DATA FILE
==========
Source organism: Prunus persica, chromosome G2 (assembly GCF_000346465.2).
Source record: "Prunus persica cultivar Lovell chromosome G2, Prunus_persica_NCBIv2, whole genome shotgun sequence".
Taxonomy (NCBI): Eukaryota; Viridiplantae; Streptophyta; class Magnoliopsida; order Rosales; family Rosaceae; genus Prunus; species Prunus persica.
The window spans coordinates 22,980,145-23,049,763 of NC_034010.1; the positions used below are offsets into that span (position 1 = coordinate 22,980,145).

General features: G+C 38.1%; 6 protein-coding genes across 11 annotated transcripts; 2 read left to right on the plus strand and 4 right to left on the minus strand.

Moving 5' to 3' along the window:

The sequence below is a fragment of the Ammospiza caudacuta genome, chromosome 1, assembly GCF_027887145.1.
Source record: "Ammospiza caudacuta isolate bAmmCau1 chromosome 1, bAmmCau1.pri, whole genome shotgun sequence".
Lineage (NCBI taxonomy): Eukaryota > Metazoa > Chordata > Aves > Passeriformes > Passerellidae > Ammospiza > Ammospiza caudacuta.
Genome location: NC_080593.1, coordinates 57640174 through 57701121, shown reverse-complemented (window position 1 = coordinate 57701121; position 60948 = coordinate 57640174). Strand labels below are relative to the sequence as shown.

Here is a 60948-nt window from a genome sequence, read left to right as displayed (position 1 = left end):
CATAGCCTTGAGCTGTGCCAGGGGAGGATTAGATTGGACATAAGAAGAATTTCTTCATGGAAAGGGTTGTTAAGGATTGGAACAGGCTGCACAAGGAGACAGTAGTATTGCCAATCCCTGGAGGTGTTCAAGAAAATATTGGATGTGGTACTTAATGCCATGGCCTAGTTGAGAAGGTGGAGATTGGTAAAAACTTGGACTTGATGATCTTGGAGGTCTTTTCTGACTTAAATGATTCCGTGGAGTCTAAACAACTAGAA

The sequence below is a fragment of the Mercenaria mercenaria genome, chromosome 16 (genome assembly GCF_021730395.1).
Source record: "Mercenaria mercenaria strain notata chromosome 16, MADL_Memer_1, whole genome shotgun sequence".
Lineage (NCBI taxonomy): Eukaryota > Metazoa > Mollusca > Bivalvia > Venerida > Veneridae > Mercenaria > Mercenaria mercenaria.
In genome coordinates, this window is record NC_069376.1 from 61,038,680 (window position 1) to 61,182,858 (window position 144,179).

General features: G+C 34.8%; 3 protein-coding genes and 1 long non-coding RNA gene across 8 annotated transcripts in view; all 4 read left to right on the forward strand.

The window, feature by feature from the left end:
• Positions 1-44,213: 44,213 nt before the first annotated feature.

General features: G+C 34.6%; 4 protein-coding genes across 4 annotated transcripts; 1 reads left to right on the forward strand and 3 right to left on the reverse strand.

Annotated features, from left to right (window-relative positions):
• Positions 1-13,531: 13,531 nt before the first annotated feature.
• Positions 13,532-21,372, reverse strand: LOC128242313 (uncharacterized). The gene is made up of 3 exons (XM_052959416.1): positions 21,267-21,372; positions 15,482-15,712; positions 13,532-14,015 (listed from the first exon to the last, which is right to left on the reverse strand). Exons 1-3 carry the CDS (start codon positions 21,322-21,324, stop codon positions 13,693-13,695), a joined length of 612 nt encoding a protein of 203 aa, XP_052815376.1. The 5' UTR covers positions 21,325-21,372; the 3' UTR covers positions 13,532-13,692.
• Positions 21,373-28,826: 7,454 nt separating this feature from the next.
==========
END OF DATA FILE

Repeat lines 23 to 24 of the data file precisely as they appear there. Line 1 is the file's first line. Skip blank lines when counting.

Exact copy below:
• Positions 13,532-21,372, reverse strand: LOC128242313 (uncharacterized). The gene is made up of 3 exons (XM_052959416.1): positions 21,267-21,372; positions 15,482-15,712; positions 13,532-14,015 (listed from the first exon to the last, which is right to left on the reverse strand). Exons 1-3 carry the CDS (start codon positions 21,322-21,324, stop codon positions 13,693-13,695), a joined length of 612 nt encoding a protein of 203 aa, XP_052815376.1. The 5' UTR covers positions 21,325-21,372; the 3' UTR covers positions 13,532-13,692.
• Positions 21,373-28,826: 7,454 nt separating this feature from the next.